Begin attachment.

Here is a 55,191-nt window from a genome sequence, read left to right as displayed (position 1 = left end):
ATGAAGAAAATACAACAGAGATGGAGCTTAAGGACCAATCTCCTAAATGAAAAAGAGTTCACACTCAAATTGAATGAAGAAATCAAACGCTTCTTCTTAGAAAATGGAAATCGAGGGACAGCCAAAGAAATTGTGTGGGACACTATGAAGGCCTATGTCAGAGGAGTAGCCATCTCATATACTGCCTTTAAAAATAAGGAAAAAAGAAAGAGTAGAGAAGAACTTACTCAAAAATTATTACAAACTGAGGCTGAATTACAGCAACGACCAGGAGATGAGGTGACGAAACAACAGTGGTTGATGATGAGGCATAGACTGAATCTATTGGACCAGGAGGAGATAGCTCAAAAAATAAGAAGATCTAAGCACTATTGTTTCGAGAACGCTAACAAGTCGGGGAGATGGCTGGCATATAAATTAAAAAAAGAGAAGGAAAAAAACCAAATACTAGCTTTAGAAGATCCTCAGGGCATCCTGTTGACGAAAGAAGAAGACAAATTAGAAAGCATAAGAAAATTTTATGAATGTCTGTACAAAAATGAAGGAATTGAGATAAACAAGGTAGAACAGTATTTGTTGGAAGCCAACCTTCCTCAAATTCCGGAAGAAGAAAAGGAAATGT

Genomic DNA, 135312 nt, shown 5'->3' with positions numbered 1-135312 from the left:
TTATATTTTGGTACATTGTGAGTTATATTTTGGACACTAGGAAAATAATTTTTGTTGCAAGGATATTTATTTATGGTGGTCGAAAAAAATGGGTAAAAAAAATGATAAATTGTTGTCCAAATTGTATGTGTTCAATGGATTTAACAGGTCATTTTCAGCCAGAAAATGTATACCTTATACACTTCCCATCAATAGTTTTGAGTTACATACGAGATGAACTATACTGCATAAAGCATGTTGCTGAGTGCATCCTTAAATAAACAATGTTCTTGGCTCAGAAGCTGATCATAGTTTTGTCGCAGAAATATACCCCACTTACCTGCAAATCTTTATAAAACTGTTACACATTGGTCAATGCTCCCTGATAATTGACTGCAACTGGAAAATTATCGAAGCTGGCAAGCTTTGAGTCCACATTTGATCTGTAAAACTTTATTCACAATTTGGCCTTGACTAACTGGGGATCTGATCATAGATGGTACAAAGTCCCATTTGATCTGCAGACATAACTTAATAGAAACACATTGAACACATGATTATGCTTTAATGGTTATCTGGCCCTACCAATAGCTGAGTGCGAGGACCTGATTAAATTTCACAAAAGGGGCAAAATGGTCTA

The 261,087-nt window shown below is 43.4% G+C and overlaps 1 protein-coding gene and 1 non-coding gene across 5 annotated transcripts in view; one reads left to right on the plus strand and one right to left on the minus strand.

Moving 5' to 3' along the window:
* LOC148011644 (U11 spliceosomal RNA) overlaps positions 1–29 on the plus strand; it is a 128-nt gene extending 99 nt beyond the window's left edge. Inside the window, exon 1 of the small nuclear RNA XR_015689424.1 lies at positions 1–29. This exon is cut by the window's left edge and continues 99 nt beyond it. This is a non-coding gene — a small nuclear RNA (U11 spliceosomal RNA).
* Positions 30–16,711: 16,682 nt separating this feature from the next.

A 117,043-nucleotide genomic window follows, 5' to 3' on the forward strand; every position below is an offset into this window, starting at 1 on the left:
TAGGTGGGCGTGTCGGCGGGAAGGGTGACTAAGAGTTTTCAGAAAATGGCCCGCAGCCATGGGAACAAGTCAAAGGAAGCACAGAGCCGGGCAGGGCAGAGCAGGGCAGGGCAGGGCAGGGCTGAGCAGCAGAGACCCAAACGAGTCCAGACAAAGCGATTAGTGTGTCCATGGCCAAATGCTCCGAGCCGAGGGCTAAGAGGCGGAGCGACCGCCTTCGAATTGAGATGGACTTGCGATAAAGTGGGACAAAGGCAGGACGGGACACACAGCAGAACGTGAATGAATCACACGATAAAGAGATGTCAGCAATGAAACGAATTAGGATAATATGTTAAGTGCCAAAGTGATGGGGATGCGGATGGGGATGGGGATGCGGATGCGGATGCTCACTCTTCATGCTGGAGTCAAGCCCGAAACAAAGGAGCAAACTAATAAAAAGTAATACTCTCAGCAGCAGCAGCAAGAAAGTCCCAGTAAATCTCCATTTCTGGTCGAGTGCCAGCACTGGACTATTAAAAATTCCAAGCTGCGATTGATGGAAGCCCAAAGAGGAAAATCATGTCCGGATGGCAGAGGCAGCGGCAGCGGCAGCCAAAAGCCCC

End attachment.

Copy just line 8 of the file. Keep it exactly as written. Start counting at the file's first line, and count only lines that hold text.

* Positions 30–16,711: 16,682 nt separating this feature from the next.